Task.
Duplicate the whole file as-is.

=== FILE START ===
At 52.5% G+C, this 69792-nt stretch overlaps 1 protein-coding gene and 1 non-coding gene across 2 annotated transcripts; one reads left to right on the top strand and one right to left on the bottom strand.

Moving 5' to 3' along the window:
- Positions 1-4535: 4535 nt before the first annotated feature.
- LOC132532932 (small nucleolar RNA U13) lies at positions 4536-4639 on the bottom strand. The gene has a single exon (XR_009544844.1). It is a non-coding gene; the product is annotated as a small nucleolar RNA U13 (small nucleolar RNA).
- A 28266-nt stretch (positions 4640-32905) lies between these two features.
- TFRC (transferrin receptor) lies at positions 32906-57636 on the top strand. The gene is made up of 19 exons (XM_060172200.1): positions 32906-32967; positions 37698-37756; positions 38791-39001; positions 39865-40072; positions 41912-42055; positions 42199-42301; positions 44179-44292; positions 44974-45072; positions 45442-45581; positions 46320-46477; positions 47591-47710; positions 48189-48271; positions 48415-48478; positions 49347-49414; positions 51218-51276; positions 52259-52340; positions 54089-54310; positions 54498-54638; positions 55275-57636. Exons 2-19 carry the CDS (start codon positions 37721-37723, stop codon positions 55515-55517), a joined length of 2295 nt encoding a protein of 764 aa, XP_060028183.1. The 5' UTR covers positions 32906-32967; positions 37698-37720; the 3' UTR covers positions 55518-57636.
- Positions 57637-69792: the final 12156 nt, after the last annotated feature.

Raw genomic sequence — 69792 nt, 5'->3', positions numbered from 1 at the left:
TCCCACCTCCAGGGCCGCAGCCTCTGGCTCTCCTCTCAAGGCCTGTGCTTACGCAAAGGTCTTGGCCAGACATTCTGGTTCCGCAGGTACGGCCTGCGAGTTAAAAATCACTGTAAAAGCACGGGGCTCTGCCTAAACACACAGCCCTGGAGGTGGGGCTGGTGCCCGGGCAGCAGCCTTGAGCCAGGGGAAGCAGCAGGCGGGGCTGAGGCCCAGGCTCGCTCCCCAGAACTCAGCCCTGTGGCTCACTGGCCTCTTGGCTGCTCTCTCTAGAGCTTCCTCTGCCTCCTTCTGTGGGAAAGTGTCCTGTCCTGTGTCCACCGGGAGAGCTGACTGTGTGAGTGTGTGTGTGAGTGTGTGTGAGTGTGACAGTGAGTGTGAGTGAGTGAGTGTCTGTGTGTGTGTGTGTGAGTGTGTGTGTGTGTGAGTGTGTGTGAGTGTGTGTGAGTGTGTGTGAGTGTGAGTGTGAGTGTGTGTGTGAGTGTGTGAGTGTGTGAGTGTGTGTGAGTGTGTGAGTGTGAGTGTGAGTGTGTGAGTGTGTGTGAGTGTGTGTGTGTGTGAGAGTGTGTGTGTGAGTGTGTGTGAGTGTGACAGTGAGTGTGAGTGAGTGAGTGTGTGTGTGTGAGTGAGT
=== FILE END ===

At 52.5% G+C, this 69792-nt stretch overlaps 1 protein-coding gene and 1 non-coding gene across 2 annotated transcripts; one reads left to right on the top strand and one right to left on the bottom strand.

Moving 5' to 3' along the window:
- Positions 1-4535: 4535 nt before the first annotated feature.
- LOC132532932 (small nucleolar RNA U13) lies at positions 4536-4639 on the bottom strand. The gene has a single exon (XR_009544844.1). It is a non-coding gene; the product is annotated as a small nucleolar RNA U13 (small nucleolar RNA).
- A 28266-nt stretch (positions 4640-32905) lies between these two features.
- TFRC (transferrin receptor) lies at positions 32906-57636 on the top strand. The gene is made up of 19 exons (XM_060172200.1): positions 32906-32967; positions 37698-37756; positions 38791-39001; positions 39865-40072; positions 41912-42055; positions 42199-42301; positions 44179-44292; positions 44974-45072; positions 45442-45581; positions 46320-46477; positions 47591-47710; positions 48189-48271; positions 48415-48478; positions 49347-49414; positions 51218-51276; positions 52259-52340; positions 54089-54310; positions 54498-54638; positions 55275-57636. Exons 2-19 carry the CDS (start codon positions 37721-37723, stop codon positions 55515-55517), a joined length of 2295 nt encoding a protein of 764 aa, XP_060028183.1. The 5' UTR covers positions 32906-32967; positions 37698-37720; the 3' UTR covers positions 55518-57636.
- Positions 57637-69792: the final 12156 nt, after the last annotated feature.

Raw genomic sequence — 69792 nt, 5'->3', positions numbered from 1 at the left:
TCCCACCTCCAGGGCCGCAGCCTCTGGCTCTCCTCTCAAGGCCTGTGCTTACGCAAAGGTCTTGGCCAGACATTCTGGTTCCGCAGGTACGGCCTGCGAGTTAAAAATCACTGTAAAAGCACGGGGCTCTGCCTAAACACACAGCCCTGGAGGTGGGGCTGGTGCCCGGGCAGCAGCCTTGAGCCAGGGGAAGCAGCAGGCGGGGCTGAGGCCCAGGCTCGCTCCCCAGAACTCAGCCCTGTGGCTCACTGGCCTCTTGGCTGCTCTCTCTAGAGCTTCCTCTGCCTCCTTCTGTGGGAAAGTGTCCTGTCCTGTGTCCACCGGGAGAGCTGACTGTGTGAGTGTGTGTGTGAGTGTGTGTGAGTGTGACAGTGAGTGTGAGTGAGTGAGTGTCTGTGTGTGTGTGTGTGAGTGTGTGTGTGTGTGAGTGTGTGTGAGTGTGTGTGAGTGTGTGTGAGTGTGAGTGTGAGTGTGTGTGTGAGTGTGTGAGTGTGTGAGTGTGTGTGAGTGTGTGAGTGTGAGTGTGAGTGTGTGAGTGTGTGTGAGTGTGTGTGTGTGTGAGAGTGTGTGTGTGAGTGTGTGTGAGTGTGACAGTGAGTGTGAGTGAGTGAGTGTGTGTGTGTGAGTGAGT